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Home » Artist Beeple Sold His NFT for $69 Million—But Has a Tough Time Breaking Into the Art World

Artist Beeple Sold His NFT for $69 Million—But Has a Tough Time Breaking Into the Art World

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Now, Mr. Winkelmann is opening up, revealing that he’s had a rocky entrée into the art establishment even though he currently ranks as the world’s third most-expensive living artist after Jeff Koons and David Hockney. Instead of chatting up the world top’s collectors and curators, he’s primarily focused on launching a new NFT venture next month that will seek to transform historic moments into collectible NFTs. He’s planning to start with tennis star Andy Murray’s 2013 Wimbledon win.

“I wouldn’t say the art world has been overly welcoming,” Mr. Winkelman said. “Everyone is taking a cautious approach toward me and NFTs, and I get it because it’s all happened so fast.”

Mr. Winkelmann’s blistering rise and bumpy aftermath echoes the entire NFT art phenomenon, which started gaining traction last fall as digital artists realized they could attach data already being used to track cryptocurrency onto their own pixelated images and sell one-of-a-kind work the way painters sell original canvases.

Immediately following Christie’s sale of Mr. Winkelmann’s “Everydays: The First 5,000 Days,” a gold-rush atmosphere spread across the art market, with dozens of artists and galleries clamoring to sell NFT art. The early fever appears to have subsided, though pioneering and seminal NFT artworks created by digital artists including Pak, Mad Dog Jones and FEWOCiOUS continue to sell at auction houses such as Sotheby’s, Christie’s and Phillips for record sums.

Beeple’s digital collage sold for $69 million.



Earning the art world’s respect hasn’t been easy for Mr. Winkelmann. Even before the Christie’s sale, Spike Art Magazine critic Dean Kissick was dismissing Mr. Winkelmann’s lush sci-fi landscapes and political portraits as “images of hell.” After the auction, ArtReview’s critic J.J. Charlesworth wrote an editorial, “Why the Art World Loves to Hate NFT Art,” in which he said Beeple’s “images suck.”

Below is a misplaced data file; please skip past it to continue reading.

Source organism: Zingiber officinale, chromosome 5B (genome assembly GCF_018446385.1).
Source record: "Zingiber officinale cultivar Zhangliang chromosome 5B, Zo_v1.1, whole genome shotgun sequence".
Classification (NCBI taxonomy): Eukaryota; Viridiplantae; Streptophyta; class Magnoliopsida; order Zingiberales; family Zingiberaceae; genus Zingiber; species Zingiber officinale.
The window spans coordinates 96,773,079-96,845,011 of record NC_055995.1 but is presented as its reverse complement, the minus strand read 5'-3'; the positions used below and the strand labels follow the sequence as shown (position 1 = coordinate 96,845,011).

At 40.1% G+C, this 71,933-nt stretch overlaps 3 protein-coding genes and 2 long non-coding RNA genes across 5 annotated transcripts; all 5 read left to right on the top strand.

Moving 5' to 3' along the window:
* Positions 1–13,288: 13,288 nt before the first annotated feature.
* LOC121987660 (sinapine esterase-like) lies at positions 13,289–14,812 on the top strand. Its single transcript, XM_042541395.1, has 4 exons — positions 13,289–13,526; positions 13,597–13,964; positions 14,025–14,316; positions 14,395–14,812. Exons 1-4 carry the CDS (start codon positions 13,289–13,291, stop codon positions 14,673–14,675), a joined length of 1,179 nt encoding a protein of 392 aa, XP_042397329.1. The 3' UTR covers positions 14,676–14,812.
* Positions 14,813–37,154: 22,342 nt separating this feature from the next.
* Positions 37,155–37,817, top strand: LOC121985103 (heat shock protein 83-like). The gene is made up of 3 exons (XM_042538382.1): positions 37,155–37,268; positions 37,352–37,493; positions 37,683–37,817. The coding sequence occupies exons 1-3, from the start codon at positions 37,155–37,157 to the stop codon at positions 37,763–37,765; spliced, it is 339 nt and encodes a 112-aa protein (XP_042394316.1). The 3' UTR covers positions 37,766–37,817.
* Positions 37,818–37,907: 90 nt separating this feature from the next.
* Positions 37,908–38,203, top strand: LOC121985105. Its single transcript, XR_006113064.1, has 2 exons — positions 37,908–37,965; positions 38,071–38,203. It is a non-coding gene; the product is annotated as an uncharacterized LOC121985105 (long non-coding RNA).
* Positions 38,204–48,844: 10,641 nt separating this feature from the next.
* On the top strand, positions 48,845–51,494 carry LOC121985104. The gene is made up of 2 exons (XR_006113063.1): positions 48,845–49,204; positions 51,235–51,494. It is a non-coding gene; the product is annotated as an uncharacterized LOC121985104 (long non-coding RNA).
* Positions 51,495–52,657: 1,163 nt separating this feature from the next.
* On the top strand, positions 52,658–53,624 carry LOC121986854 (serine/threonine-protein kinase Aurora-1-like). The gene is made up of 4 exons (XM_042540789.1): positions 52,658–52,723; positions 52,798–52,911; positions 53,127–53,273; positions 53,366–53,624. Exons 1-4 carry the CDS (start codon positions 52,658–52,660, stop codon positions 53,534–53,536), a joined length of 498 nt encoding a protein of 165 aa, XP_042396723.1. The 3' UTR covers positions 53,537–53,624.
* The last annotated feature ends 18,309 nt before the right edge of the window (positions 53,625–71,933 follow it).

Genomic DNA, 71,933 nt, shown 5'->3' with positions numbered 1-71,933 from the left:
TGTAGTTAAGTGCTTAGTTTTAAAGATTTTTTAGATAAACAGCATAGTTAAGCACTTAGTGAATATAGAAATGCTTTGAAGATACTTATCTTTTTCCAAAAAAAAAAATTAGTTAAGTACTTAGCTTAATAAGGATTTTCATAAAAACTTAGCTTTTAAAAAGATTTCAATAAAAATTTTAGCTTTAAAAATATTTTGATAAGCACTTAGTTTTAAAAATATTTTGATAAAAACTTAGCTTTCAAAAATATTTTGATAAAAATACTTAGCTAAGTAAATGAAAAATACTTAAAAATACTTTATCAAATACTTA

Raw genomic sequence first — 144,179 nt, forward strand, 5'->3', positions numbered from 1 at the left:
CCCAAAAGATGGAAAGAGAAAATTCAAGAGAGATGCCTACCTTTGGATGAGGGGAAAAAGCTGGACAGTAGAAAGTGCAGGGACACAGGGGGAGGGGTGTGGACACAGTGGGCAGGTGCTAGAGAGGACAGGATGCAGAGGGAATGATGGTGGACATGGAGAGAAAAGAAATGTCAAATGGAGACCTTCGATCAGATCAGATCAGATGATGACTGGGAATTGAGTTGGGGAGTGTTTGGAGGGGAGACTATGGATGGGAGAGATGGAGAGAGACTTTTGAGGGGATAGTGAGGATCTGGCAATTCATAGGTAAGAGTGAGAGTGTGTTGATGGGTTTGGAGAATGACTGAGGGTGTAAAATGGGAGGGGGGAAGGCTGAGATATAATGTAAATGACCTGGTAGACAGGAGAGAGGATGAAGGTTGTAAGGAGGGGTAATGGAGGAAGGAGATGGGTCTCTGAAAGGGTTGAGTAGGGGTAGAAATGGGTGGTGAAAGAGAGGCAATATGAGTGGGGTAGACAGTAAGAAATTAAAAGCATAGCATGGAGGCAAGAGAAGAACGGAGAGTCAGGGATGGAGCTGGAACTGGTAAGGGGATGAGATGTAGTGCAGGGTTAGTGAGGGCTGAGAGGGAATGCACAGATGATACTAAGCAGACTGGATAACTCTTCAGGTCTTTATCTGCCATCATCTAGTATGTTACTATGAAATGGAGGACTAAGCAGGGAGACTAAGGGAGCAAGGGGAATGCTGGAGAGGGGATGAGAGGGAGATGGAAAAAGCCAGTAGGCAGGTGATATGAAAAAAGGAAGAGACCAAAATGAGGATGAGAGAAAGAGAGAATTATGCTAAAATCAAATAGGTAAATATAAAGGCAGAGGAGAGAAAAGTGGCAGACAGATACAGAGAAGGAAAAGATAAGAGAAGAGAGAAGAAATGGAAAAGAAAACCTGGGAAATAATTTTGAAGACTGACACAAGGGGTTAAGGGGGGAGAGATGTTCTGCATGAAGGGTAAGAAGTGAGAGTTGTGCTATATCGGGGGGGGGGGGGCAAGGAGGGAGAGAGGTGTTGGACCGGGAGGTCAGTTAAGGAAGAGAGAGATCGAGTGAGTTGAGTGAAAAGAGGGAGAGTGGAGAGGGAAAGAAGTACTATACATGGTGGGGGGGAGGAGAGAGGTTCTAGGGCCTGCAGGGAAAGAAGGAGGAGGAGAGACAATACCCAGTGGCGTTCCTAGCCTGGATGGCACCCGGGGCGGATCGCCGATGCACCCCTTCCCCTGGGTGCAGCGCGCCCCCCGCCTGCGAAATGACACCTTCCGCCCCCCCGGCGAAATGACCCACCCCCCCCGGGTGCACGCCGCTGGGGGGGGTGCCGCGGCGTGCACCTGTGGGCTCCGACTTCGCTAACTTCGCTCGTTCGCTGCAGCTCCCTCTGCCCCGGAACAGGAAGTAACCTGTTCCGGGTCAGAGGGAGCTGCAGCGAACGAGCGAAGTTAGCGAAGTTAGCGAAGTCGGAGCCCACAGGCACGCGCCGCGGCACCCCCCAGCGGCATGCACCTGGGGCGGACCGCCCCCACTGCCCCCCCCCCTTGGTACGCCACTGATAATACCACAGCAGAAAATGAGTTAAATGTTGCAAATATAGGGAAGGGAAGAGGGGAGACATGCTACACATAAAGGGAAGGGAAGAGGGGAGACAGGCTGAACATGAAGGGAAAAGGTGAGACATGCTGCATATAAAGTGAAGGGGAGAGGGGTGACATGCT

Scott Lynn,

whose firm buys blue-chip art, said Mr. Winkelmann’s $69 million sale represented “a moment in time when the art and the cryptocurrency worlds overlapped,” but he thinks that convergence is over, adding, “He’s not going to stand the test of time.”

Others think the artist is already an icon. Hong Kong-based collector and cryptocurrency investor Jehan Chu has said Mr. Winkelmann is “emblematic of a new digital-art movement” and expects the “art world to catch up soon.”

Initially, Mr. Winkelmann said he tried to insinuate himself among the art world’s elite, attending a chic art fair in New York and previewing the million-dollar offerings at several major auction houses there. He went to a street-art conference in Hawaii, but said in traditional art circles he has often been met with consternation bordering on contempt.

“People in the art world move slowly,” he said. “They look at change in hundred-year increments, so it’s easy to dismiss me.”

Mr. Winkelmann’s trajectory offers clues into the longer-term assimilation prospects of hundreds of NFT artists as well as cryptocurrency collectors and art buyers curious to add digital art to their collections.

Mr. Winkelmann said he hasn’t upended his lifestyle noticeably since his record sale. “We upgraded from a Corolla to a Camry,” he said. He’s also expanded his design studio operations, hiring at least seven employees and increasing his footprint from his brother’s garage into a 24,000 square-foot space.